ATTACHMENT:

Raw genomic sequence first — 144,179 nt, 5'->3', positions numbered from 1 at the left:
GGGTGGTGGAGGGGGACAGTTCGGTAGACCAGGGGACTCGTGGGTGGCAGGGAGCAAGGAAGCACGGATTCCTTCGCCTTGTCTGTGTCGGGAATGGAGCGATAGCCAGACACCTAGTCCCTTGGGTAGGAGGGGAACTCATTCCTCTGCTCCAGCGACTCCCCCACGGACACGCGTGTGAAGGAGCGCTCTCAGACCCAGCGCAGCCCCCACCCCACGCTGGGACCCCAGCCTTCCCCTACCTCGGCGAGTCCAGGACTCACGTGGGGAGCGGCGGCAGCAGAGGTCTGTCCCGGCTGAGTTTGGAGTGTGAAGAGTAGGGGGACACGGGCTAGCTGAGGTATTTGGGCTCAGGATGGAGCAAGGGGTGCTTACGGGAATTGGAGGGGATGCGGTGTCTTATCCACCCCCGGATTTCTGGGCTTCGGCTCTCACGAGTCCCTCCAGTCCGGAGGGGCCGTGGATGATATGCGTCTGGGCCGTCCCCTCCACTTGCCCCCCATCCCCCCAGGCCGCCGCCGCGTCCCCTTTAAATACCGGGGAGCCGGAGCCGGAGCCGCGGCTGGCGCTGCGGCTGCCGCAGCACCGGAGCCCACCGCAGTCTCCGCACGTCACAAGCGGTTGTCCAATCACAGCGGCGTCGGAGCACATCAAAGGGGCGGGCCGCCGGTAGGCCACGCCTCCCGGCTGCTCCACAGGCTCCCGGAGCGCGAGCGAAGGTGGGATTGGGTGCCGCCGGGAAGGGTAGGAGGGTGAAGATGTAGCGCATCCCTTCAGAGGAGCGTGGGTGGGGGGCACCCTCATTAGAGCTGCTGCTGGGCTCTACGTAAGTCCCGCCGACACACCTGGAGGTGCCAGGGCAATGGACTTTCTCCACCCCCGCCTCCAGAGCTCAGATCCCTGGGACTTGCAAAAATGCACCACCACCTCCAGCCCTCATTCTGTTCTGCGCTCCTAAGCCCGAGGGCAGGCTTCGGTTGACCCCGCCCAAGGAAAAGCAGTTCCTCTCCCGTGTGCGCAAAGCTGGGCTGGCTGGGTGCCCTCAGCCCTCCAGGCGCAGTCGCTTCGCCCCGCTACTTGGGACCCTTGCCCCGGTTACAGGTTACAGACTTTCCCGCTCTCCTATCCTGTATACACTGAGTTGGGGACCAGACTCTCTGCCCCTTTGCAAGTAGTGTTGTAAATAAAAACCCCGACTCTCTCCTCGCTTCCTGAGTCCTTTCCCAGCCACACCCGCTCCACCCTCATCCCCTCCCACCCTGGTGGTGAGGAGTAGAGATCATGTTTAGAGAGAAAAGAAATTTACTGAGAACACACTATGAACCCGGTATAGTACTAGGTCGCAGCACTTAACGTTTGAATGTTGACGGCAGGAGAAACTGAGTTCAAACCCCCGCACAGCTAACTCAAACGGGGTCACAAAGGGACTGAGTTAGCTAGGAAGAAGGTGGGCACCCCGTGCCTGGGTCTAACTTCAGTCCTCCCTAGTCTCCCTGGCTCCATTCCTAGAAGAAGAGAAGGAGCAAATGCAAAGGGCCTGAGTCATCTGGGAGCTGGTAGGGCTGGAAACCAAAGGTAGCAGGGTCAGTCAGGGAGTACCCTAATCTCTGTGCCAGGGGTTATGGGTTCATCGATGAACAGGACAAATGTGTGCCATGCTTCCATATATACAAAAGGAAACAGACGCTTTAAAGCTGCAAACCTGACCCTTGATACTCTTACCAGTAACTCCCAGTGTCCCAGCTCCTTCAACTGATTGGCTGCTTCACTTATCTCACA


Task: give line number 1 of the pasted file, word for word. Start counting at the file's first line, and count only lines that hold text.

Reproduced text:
Raw genomic sequence first — 144,179 nt, 5'->3', positions numbered from 1 at the left: